That's a question from Katja Grace. Let's assume pure marginalist act utilitarianism, namely that you choose a career and get moral credit only for the net change caused by your selection. Furthermore, I'll rule out "become a billionaire and give away all your money" or "cure cancer" by postulating that said person ends up at the 90th percentile of achievement in the specified field but no higher.
What first comes to mind is "honest General Practitioner who has read Robin Hanson on medicine." If other countries are fair game, let's send that GP to Africa. No matter what the locale, you help some people live and good outcomes do not require remarkable expertise. There is a shortage of GPs in many locales, so you make specialists more productive as well. Public health and sanitation may save more lives than medicine, but the addition of a single public health worker may well have a smaller marginal impact, given the greater importance of upfront costs in that field.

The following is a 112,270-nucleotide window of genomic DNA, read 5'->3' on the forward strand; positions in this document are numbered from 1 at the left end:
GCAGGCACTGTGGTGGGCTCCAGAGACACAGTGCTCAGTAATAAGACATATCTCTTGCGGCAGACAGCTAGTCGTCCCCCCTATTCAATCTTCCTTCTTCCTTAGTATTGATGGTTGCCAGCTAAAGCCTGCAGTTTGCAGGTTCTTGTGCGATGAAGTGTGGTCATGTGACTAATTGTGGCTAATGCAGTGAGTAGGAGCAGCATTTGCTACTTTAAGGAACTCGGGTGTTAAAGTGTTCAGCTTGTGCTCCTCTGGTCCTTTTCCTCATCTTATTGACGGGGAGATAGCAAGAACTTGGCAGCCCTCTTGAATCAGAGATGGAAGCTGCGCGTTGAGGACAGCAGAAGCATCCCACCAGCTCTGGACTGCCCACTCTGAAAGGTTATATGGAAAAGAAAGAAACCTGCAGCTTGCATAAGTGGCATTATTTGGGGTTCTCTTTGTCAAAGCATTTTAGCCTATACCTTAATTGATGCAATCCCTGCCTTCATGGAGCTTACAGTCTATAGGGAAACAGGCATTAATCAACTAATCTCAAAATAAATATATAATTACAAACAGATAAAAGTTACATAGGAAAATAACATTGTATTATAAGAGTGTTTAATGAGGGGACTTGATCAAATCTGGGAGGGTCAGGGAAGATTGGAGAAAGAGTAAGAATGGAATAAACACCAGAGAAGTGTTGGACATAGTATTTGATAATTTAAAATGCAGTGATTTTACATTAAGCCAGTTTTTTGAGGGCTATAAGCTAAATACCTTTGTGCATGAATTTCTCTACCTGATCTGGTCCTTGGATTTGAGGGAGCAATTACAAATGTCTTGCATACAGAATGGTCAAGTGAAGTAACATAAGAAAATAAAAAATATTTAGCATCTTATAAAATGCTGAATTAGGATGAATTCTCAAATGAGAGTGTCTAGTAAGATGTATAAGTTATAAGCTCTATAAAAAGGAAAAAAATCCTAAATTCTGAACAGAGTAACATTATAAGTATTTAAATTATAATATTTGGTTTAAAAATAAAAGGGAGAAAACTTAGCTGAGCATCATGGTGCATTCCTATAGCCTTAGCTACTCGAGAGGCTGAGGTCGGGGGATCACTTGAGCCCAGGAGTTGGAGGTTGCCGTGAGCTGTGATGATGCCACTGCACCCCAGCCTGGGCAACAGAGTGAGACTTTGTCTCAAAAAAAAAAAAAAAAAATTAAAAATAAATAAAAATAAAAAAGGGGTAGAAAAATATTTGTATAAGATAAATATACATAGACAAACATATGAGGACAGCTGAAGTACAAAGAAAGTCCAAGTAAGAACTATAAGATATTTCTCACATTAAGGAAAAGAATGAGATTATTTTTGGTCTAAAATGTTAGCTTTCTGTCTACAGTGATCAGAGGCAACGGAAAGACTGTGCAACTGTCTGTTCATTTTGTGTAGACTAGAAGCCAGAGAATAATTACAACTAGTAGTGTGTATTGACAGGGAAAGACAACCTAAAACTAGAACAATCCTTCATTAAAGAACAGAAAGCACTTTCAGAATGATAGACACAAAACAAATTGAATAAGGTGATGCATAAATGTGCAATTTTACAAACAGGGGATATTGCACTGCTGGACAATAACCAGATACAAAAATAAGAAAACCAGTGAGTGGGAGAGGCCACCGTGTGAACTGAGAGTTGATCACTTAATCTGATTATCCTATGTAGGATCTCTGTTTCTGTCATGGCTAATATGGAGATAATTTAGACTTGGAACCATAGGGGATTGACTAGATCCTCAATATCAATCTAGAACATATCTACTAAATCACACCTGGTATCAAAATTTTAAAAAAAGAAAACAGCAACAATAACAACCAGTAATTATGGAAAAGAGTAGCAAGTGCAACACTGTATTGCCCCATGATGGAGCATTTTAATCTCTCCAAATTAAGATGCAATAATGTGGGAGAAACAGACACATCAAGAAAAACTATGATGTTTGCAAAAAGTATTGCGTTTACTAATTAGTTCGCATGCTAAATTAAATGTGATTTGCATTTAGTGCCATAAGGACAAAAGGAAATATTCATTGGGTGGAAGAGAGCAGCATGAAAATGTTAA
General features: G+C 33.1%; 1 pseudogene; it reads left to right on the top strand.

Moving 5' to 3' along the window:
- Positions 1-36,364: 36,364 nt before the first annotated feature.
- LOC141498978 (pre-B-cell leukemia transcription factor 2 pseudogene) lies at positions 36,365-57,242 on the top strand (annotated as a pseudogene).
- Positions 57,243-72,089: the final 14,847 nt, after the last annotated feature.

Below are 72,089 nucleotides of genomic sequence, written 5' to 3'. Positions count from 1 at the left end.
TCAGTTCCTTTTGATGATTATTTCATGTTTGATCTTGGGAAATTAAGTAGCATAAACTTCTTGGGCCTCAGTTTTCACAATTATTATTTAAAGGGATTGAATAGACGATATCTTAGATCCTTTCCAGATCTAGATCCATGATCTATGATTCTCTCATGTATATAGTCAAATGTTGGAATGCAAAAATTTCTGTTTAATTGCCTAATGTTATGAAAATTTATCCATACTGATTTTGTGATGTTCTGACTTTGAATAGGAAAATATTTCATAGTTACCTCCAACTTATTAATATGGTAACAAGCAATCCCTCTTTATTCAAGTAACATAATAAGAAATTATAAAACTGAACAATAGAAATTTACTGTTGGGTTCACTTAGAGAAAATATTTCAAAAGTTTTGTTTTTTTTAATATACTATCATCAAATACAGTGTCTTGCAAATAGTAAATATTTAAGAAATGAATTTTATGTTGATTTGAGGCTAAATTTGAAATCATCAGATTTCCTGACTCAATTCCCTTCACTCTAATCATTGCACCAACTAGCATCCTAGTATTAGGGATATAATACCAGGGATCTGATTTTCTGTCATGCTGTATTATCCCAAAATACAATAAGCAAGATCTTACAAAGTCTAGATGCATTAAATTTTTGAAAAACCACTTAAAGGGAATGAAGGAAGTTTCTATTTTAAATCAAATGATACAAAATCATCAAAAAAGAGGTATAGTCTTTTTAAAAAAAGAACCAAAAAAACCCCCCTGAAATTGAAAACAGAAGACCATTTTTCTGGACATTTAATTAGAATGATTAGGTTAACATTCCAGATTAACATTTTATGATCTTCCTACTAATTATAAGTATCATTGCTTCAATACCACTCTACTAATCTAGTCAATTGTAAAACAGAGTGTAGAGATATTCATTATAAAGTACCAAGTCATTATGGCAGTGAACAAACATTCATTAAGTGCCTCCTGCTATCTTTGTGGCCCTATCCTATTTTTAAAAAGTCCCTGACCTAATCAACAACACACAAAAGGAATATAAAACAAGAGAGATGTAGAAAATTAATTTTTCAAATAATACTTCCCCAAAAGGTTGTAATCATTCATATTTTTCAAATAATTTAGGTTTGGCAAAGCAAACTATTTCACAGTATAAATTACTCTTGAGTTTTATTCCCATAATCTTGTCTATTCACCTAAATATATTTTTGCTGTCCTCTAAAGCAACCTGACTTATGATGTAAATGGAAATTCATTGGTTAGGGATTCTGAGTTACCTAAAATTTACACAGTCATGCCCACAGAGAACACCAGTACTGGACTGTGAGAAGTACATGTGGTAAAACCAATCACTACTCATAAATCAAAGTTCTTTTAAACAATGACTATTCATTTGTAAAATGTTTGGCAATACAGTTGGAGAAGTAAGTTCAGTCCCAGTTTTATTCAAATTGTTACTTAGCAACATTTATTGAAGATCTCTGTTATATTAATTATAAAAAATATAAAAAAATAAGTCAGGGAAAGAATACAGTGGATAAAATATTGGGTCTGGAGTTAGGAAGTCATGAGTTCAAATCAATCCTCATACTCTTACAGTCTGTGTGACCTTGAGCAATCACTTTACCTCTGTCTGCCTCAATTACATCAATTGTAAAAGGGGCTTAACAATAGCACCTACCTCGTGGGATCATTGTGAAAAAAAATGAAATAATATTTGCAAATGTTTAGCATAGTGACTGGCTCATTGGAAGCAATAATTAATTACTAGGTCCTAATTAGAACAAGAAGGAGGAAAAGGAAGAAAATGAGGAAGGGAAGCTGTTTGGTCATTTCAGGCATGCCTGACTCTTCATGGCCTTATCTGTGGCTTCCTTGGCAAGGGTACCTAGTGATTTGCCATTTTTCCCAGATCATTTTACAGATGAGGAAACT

An important question is whether the said job candidate should be seen as precommitting to an honest disposition or whether we should treat the person as developing the median disposition, in the chosen career field, over time.
What do you all think? What other career — at the margin — has the stongest positive effect on other people?